I always thought I’d settle in Italy. I left Hong Kong to study at Edinburgh, and soon after graduating got my first big commission from Jasper Conran. That success made me feel like this is where I should be.
Kentish Town is the real London. I’ve lived here for 25 years and chose it because a lot of places in this city don’t actually feel like you’re in the centre. This does. That might mean walking to Hampstead or going shopping at Queen’s Crescent. I took a lot of early inspiration from having a stall in Camden Lock Market too. All that variety a short walk from home.
Technology is transforming our work. In our original Soho shop we were the first to experiment with halogen bulbs, working on what they could do with George Davies, the founder of Next. The last six years we’ve played with LEDs: they’re not bulbs, they’re solid, so we had to start over again with our concepts. Now we are 3D printing. Soon we can make our own lighting to order right here in the shop instead of getting moulds cut and shipped back from China.Celebrities would pour into my Soho shop. When we set up in Lexington Street, it was empty but for us, yet a lot of famous faces would just walk through the door. We lit the houses of Jennifer Saunders and Griff Rhys Jones, and rock stars like Dire Straits’ Marc Knopfler, Annie Lennox and U2’s Adam Clayton. Who else? Hollywood director Tim Burton was a regular, and we even sold lights to the boyband Bros, who gave me tickets to their Wembley Arena gig.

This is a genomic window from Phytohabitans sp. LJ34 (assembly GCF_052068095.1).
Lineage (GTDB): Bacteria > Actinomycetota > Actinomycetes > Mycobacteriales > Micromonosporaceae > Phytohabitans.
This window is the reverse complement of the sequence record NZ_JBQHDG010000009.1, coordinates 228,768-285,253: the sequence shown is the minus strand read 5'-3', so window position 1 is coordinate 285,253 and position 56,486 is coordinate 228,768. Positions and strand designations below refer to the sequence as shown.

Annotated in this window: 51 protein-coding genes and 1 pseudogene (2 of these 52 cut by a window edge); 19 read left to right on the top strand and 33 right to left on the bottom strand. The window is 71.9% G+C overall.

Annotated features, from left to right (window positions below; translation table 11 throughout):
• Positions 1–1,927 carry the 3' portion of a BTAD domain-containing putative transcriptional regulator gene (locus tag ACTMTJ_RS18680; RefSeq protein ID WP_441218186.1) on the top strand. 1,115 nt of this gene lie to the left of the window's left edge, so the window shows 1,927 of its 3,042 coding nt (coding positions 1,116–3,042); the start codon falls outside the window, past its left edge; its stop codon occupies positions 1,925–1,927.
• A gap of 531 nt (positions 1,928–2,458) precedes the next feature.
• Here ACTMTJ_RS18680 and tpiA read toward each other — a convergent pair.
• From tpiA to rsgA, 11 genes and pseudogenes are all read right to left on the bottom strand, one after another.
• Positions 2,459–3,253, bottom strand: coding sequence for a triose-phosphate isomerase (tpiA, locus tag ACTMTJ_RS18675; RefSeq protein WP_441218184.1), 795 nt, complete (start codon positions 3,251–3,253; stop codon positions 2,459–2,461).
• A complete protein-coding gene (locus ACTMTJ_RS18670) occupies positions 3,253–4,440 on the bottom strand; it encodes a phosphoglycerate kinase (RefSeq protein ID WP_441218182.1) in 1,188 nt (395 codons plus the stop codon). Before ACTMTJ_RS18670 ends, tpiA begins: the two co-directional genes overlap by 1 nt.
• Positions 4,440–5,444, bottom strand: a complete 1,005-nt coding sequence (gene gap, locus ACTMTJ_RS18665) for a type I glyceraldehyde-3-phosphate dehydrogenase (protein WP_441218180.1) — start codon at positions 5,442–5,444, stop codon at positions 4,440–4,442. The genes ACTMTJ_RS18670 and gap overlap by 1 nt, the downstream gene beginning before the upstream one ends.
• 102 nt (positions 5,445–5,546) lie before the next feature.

Brecknock Road couldn’t be more different. It’s a lot more diverse than Soho for one thing. One of our best clients is an 11-month old who pulls his mum in to buy something every time they pass. We have pensioners with Zimmer frames, and people who can’t afford much, as well as young families, couples and professionals. We looked everywhere – Hackney, Clapton – but this felt like a more exciting challenge.
I like people to offer their price. As long as I feel the time that went into making something is rewarded, I’m happy. If I like the person, that might mean it’s theirs for free.
I’m inspired by giving art away. Years ago I had the chance to light a Francis Bacon painting for a private collector in Belgravia. Bacon always placed glass over his work, meaning reflection was a problem. I had to be careful the lights didn’t heat the canvas too, as it was worth £12m. The owner told me he had grabbed the picture from Bacon’s hand to stop him just giving it away. Genius. But he was considered an alcoholic too, of course.